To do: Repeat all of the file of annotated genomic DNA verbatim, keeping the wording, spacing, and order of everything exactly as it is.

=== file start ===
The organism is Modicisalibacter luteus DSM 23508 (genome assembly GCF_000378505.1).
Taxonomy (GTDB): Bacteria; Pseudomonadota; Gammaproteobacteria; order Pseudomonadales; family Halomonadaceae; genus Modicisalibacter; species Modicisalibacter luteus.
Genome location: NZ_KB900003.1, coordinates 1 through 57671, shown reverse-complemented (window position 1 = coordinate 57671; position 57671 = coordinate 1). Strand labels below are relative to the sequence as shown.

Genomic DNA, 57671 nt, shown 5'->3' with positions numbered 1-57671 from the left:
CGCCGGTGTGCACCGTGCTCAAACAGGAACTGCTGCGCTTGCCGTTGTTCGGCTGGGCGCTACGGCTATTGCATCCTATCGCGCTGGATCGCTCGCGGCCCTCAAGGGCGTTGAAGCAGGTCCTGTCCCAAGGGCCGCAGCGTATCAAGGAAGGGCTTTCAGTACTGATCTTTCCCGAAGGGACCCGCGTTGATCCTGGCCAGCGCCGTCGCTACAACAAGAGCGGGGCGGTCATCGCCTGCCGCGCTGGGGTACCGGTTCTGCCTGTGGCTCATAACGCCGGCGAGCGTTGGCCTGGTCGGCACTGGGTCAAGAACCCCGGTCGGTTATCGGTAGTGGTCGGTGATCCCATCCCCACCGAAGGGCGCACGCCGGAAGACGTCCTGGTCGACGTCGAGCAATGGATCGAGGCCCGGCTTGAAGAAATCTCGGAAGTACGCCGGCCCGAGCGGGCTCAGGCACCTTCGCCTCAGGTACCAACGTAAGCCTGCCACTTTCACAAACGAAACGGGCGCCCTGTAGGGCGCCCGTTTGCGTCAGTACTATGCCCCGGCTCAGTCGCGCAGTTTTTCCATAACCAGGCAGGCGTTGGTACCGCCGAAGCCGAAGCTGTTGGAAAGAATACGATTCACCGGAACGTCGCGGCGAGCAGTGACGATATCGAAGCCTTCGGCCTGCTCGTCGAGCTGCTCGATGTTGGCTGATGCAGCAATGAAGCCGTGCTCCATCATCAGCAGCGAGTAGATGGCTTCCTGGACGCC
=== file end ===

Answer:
The organism is Modicisalibacter luteus DSM 23508 (genome assembly GCF_000378505.1).
Taxonomy (GTDB): Bacteria; Pseudomonadota; Gammaproteobacteria; order Pseudomonadales; family Halomonadaceae; genus Modicisalibacter; species Modicisalibacter luteus.
Genome location: NZ_KB900003.1, coordinates 1 through 57671, shown reverse-complemented (window position 1 = coordinate 57671; position 57671 = coordinate 1). Strand labels below are relative to the sequence as shown.

Genomic DNA, 57671 nt, shown 5'->3' with positions numbered 1-57671 from the left:
CGCCGGTGTGCACCGTGCTCAAACAGGAACTGCTGCGCTTGCCGTTGTTCGGCTGGGCGCTACGGCTATTGCATCCTATCGCGCTGGATCGCTCGCGGCCCTCAAGGGCGTTGAAGCAGGTCCTGTCCCAAGGGCCGCAGCGTATCAAGGAAGGGCTTTCAGTACTGATCTTTCCCGAAGGGACCCGCGTTGATCCTGGCCAGCGCCGTCGCTACAACAAGAGCGGGGCGGTCATCGCCTGCCGCGCTGGGGTACCGGTTCTGCCTGTGGCTCATAACGCCGGCGAGCGTTGGCCTGGTCGGCACTGGGTCAAGAACCCCGGTCGGTTATCGGTAGTGGTCGGTGATCCCATCCCCACCGAAGGGCGCACGCCGGAAGACGTCCTGGTCGACGTCGAGCAATGGATCGAGGCCCGGCTTGAAGAAATCTCGGAAGTACGCCGGCCCGAGCGGGCTCAGGCACCTTCGCCTCAGGTACCAACGTAAGCCTGCCACTTTCACAAACGAAACGGGCGCCCTGTAGGGCGCCCGTTTGCGTCAGTACTATGCCCCGGCTCAGTCGCGCAGTTTTTCCATAACCAGGCAGGCGTTGGTACCGCCGAAGCCGAAGCTGTTGGAAAGAATACGATTCACCGGAACGTCGCGGCGAGCAGTGACGATATCGAAGCCTTCGGCCTGCTCGTCGAGCTGCTCGATGTTGGCTGATGCAGCAATGAAGCCGTGCTCCATCATCAGCAGCGAGTAGATGGCTTCCTGGACGCC